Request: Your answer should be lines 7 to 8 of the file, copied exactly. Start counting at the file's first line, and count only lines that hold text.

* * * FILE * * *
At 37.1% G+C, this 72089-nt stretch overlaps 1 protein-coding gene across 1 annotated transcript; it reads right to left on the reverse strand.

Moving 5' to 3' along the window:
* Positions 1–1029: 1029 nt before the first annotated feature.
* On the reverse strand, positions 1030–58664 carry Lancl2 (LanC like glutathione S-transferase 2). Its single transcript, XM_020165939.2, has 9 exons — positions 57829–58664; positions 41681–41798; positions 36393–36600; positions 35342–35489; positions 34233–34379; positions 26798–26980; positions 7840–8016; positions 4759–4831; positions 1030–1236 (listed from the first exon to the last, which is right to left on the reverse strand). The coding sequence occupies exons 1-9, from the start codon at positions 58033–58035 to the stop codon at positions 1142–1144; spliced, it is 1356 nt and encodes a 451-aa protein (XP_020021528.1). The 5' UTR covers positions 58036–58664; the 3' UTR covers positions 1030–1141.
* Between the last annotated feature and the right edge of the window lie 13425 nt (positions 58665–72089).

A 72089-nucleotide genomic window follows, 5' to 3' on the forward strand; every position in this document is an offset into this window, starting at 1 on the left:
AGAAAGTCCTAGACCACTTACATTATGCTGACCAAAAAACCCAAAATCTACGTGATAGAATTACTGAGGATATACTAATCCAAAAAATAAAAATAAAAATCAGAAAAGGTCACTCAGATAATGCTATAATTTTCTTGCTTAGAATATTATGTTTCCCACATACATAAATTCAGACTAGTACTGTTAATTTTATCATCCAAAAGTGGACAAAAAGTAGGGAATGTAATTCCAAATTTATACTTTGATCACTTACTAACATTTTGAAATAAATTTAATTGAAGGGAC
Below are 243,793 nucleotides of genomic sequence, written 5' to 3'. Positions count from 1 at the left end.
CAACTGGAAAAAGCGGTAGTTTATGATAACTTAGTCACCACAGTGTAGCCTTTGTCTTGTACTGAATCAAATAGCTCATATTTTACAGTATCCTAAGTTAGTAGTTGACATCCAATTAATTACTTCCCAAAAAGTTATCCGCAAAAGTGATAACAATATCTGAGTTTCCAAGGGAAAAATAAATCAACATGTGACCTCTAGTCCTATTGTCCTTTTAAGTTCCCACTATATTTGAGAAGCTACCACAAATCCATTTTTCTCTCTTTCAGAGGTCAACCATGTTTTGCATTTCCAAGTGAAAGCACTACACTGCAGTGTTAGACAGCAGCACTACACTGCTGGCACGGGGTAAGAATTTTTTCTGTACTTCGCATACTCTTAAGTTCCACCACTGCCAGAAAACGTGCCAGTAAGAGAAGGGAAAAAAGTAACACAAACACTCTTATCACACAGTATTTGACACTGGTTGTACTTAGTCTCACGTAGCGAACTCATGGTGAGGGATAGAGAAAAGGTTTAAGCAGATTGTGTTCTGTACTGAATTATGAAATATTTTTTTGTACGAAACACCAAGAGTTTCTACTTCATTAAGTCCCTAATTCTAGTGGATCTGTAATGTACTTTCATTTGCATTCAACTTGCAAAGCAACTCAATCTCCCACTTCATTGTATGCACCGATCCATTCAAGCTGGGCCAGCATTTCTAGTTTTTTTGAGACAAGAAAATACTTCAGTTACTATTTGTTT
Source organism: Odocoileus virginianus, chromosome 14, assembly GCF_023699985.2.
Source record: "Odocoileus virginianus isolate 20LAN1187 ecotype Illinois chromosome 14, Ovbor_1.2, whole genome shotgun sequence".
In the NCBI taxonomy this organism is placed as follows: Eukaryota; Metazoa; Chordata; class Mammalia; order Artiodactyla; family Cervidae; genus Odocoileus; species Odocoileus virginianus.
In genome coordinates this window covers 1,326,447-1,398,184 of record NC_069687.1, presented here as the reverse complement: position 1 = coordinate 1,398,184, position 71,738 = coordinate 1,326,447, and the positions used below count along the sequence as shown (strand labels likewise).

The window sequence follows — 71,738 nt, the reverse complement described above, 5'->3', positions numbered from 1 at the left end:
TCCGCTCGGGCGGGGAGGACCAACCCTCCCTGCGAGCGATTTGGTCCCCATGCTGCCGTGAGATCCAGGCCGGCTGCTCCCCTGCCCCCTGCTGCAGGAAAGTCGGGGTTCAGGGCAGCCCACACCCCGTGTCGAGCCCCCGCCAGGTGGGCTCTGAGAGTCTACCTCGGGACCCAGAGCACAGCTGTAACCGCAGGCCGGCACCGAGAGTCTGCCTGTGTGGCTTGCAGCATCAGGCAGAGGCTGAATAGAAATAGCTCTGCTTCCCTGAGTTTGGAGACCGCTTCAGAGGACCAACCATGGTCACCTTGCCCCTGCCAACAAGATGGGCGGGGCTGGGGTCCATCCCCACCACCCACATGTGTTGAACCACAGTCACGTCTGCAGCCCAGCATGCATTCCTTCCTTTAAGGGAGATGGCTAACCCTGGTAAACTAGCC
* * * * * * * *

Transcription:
AGAAAGTCCTAGACCACTTACATTATGCTGACCAAAAAACCCAAAATCTACGTGATAGAATTACTGAGGATATACTAATCCAAAAAATAAAAATAAAAATCAGAAAAGGTCACTCAGATAATGCTATAATTTTCTTGCTTAGAATATTATGTTTCCCACATACATAAATTCAGACTAGTACTGTTAATTTTATCATCCAAAAGTGGACAAAAAGTAGGGAATGTAATTCCAAATTTATACTTTGATCACTTACTAACATTTTGAAATAAATTTAATTGAAGGGAC
Below are 243,793 nucleotides of genomic sequence, written 5' to 3'. Positions count from 1 at the left end.